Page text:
Psychoanalytic Approach to Little Red Riding Hood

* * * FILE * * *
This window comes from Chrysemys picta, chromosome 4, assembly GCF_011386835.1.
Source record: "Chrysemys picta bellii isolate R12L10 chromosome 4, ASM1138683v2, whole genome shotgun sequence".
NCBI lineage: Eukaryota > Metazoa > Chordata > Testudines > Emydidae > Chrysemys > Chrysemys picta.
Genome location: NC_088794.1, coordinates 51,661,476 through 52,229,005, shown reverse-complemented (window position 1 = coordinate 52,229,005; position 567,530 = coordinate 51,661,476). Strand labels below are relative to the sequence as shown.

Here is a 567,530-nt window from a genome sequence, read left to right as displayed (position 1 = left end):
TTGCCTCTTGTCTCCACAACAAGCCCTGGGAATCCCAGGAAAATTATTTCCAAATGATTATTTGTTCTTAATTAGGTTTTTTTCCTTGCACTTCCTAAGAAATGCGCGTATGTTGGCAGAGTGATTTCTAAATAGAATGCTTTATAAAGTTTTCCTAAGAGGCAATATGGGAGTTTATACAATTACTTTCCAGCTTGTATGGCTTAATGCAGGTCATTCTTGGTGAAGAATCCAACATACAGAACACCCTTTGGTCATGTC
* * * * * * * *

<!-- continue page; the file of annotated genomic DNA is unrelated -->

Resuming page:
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Psychoanalytic Approach to Little Red Riding Hood Although there are numerous approaches employed in understanding literature, the psychoanalytic interpretation most significantly attempts to utilize the symbolic mysteries of a work. In exclusive contrast to the formal approach, which focuses entirely on the wording, the fascinating aspect of the psychoanalytic investigation is that it searches for a purpose beyond that which is strictly in the text. By insinuating the existence of innate and hidden motives, it allows for a broad range of abstract and creative possibilities. When applied to Perrault's, "Little Red Riding Hood," it appropriately suggests evidence toward underlying sexual motivations and tensions. Additionally, this analysis unfolds a constant interplay between forces of the human psyche. Sigmund Freud pioneered the introduction of the psychoanalytical concepts behind his principle theory that all human behavior is primarily motivated by sexuality. Throughout Perrault's version of "Little Red Riding Hood," veiled sexual implications are in abundance. In fact, the moral suggests that the entire purpose of the story is to caution against the "smooth-tongued…dangerous beasts" which like to rob young ladies of their innocence. Likewise, the hungry wolf does not simply eat the grandmother. Instead, Perrault distinctly portrays that before consumption, "he threw himself on the good woman." And furthermore, before digesting the young girl, he invites her into bed. At which point, she "took off her clothes and went to lie down in the bed." After she thoroughly inspects and comments on nearly every aspect of the wolf's "big" body parts, the wolf then "threw himself upon Little Red Riding Hood" to consume ... ... middle of paper ... ...l, she then goes into the woods to encounter the id. There she disobeys her mother's instructions, and becomes "the poor child." In the moral, these "pretty, nicely brought-up young ladies" turn "foolish" upon talking to strangers. As "elegant" as they were once considered, it is a child's own fault if she leans to far to the irrational id. Furthermore, Freud dramatically insinuates that this struggle can only end in death, which is the exact fate of Little Red Riding Hood. Despite the fact that the psychoanalytic approach is the most controversial interpretation of literature, it proves to be utterly intriguing. In stories such as this, the sexual undertones are clearly evident, and thus substantiate the intricacies behind the approach. Perhaps it is a bit untraditional. However, this investigation remains both thought provoking and brilliantly compelling.

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